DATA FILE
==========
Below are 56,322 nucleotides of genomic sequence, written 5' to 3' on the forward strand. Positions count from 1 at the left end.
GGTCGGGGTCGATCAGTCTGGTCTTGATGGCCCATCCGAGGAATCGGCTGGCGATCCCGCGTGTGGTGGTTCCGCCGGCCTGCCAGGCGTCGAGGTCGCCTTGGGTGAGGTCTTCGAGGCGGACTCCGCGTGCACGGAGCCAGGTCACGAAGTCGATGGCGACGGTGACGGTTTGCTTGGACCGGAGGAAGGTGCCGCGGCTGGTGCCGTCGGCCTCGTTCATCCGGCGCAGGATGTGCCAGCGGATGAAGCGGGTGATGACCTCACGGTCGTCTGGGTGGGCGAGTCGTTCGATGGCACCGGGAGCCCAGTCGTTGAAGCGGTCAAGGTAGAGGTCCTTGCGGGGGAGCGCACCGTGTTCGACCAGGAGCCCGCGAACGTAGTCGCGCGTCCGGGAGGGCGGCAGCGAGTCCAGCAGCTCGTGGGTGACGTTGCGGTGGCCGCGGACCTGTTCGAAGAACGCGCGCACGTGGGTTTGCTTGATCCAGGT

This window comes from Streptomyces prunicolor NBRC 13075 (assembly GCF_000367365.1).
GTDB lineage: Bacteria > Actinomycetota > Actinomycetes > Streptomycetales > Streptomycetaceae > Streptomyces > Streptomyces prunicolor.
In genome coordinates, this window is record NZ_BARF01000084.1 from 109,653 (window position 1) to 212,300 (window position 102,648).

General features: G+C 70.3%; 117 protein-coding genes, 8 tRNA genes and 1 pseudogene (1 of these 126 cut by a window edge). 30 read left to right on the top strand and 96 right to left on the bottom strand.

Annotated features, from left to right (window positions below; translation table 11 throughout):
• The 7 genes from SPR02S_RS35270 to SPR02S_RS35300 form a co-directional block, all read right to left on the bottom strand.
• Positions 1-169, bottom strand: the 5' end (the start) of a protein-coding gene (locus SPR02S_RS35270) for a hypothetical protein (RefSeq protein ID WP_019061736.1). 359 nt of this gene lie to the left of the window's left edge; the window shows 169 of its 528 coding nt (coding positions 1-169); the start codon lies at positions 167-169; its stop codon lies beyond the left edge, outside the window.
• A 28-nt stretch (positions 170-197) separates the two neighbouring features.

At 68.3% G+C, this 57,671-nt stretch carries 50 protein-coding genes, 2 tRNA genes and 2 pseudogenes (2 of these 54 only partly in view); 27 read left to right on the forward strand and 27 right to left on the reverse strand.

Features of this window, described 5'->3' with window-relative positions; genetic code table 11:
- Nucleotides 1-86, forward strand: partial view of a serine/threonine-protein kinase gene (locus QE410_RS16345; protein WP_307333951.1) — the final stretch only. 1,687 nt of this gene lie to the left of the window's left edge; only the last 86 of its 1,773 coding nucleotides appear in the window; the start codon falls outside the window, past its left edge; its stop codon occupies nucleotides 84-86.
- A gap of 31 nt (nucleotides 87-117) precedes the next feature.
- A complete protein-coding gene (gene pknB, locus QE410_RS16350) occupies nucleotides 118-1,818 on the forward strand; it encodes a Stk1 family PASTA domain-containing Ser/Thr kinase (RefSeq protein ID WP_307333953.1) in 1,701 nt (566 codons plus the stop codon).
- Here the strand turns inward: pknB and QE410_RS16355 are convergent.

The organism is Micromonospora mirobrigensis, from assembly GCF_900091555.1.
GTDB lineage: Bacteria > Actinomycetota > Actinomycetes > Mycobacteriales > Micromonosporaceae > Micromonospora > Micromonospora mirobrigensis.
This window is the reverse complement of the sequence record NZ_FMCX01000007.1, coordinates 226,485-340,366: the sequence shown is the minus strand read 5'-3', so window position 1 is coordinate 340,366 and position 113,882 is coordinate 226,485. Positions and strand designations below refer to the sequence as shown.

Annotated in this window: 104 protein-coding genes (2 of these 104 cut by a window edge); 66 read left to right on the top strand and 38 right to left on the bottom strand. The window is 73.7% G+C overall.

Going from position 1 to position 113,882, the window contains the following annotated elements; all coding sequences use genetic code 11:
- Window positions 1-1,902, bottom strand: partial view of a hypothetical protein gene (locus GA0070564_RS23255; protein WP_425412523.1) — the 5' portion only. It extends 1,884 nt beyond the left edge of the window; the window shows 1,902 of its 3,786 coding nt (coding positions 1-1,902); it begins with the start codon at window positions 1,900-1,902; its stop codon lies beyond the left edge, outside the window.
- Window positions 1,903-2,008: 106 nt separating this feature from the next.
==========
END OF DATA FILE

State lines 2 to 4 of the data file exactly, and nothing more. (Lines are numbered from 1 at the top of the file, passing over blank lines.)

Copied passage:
GGTCGGGGTCGATCAGTCTGGTCTTGATGGCCCATCCGAGGAATCGGCTGGCGATCCCGCGTGTGGTGGTTCCGCCGGCCTGCCAGGCGTCGAGGTCGCCTTGGGTGAGGTCTTCGAGGCGGACTCCGCGTGCACGGAGCCAGGTCACGAAGTCGATGGCGACGGTGACGGTTTGCTTGGACCGGAGGAAGGTGCCGCGGCTGGTGCCGTCGGCCTCGTTCATCCGGCGCAGGATGTGCCAGCGGATGAAGCGGGTGATGACCTCACGGTCGTCTGGGTGGGCGAGTCGTTCGATGGCACCGGGAGCCCAGTCGTTGAAGCGGTCAAGGTAGAGGTCCTTGCGGGGGAGCGCACCGTGTTCGACCAGGAGCCCGCGAACGTAGTCGCGCGTCCGGGAGGGCGGCAGCGAGTCCAGCAGCTCGTGGGTGACGTTGCGGTGGCCGCGGACCTGTTCGAAGAACGCGCGCACGTGGGTTTGCTTGATCCAGGT

This window comes from Streptomyces prunicolor NBRC 13075 (assembly GCF_000367365.1).
GTDB lineage: Bacteria > Actinomycetota > Actinomycetes > Streptomycetales > Streptomycetaceae > Streptomyces > Streptomyces prunicolor.